Highrisers on Third Avenue or boutique storefronts; community pavilions or boardwalks at the waterfront; a lunch joint or a float plane watchtower at Seal Cove – it’s all possible through the City of Prince Rupert’s and ReDesign Rupert’s new public engagement initiative announced Tuesday, Oct. 11.
A $75,000 funding announcement through a grant by Northern Development Initiative Trust (NDIT) has enabled the city to hire Planning Partnership – a Canadian design firm with experience in Toronto, Ottawa and Fredericton – to revamp Third Avenue, city-owned waterfront lots and Seal Cove.
Starting the week of Nov. 21, a team of designers will be visiting Prince Rupert to meet with stakeholders, conduct a public talk at the Lester Centre, and hold an event planned for that week to gather public input.
The designers will also be working from data collected by ReDesign Rupert, whose team has engaged with 1,200 residents and attended 18 events so far this year.
“We’ll have the designers coming up and everybody in the community is going to get a chance to participate on what they want Third Avenue to look like, what they want the economy of Third Avenue to look like in the future, how we want our waterfront to look, and what are the big opportunities at Seal Cove?” said Prince Rupert Mayor Lee Brain at a city council meeting on Oct. 11.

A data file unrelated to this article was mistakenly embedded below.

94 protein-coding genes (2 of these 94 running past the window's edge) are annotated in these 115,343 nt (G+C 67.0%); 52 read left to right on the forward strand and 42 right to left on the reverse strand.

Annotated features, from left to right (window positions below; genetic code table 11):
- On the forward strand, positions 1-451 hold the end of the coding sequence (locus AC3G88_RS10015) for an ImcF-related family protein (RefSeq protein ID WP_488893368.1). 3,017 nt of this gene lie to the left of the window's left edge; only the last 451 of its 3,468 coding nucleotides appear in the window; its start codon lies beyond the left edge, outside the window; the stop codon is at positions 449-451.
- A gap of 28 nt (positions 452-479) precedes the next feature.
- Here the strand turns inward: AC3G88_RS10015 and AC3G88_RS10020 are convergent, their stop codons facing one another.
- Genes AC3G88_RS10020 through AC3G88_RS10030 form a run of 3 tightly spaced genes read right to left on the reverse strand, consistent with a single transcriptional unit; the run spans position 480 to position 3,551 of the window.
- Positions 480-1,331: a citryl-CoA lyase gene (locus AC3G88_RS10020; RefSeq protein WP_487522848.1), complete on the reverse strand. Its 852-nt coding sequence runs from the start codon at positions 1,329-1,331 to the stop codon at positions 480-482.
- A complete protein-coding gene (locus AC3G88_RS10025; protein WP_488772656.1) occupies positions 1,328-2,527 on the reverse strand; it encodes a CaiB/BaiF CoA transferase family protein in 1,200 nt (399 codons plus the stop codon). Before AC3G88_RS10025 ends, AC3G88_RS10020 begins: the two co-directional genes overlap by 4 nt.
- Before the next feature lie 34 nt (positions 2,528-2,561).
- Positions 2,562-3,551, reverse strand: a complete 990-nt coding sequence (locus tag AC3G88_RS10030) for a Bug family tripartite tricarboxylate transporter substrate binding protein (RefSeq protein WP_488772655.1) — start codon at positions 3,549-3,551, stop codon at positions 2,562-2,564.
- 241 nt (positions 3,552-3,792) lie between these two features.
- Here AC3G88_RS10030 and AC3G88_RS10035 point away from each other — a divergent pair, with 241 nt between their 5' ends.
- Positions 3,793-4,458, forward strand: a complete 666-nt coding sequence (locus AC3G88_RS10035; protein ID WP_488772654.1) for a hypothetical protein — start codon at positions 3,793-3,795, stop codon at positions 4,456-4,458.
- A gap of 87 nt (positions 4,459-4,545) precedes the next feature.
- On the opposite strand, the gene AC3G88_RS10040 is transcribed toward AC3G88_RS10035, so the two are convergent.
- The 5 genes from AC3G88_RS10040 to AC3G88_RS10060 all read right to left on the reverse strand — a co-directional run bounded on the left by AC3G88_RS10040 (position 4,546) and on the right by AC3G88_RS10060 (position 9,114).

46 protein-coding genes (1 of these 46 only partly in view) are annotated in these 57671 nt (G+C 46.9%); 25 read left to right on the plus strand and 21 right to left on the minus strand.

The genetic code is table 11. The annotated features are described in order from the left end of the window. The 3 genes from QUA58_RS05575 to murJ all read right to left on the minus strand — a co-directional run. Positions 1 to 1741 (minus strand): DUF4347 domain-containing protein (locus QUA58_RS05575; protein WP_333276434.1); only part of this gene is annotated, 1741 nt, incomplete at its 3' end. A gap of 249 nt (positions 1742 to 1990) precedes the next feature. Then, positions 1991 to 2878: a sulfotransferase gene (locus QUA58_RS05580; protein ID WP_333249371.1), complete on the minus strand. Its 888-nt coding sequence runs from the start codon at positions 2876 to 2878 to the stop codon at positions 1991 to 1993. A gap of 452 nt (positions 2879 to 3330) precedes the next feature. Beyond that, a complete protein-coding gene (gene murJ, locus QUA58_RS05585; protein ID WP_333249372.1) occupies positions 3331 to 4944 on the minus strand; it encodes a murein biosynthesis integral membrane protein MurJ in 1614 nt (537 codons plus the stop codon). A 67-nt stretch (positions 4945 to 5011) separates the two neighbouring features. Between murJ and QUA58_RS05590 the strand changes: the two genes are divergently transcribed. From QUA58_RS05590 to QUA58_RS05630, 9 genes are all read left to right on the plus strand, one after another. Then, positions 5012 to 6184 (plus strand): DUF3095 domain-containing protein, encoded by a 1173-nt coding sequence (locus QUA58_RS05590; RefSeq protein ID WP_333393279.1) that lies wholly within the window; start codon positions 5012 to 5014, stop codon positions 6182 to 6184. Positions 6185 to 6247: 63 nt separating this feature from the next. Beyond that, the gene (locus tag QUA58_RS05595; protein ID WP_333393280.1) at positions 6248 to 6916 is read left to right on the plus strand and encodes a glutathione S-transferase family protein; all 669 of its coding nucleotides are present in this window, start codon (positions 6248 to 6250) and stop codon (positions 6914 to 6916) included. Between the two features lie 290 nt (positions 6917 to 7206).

“It’s one of those pieces where we really need to start to dream big about the community and get people engaged, and have some fun too.”
In a statement from the city, city officials identified these three areas as places people are passionate about redesigning, and after consultations have taken place, a suite of policies will need to be adopted to introduce the design aesthetics, financing will need to be secured and businesses on Third Avenue and affected areas will be asked to buy in to the initiative.
A ReBuild Rupert sidewalk rehabilitation project began one year ago to replace aging sidewalks on Third Avenue downtown and construction will be ongoing over the next four years to complete the entire street.
Last December, Mayor Brain noted that any re-development of the downtown core would need to accommodate for “the capacity and safety of Highway 16 and city streets … with increasing car and truck traffic routed through the downtown of the city” as Fairview Container Terminal expands, prior to a new container examination facility possibly being built at the former J.S. McMillan Fisheries’ cannery site, as has been discussed by port officials in the past.
“ReDesign Rupert was established to engage residents around a community-led vision for the future of Prince Rupert. Having the community involved in creating designs for key community spaces is definitely part of that work,” said Mayor Brain.
More immediately, a ReDesign Rupert Recharge event is planned for Oct. 22 at the Jim Ciccone Civic Centre from 9:30 a.m. to 12:30 p.m. for residents to discuss shaping Prince Rupert in the future. A pancake breakfast, door prizes and kids’ activities will also be included.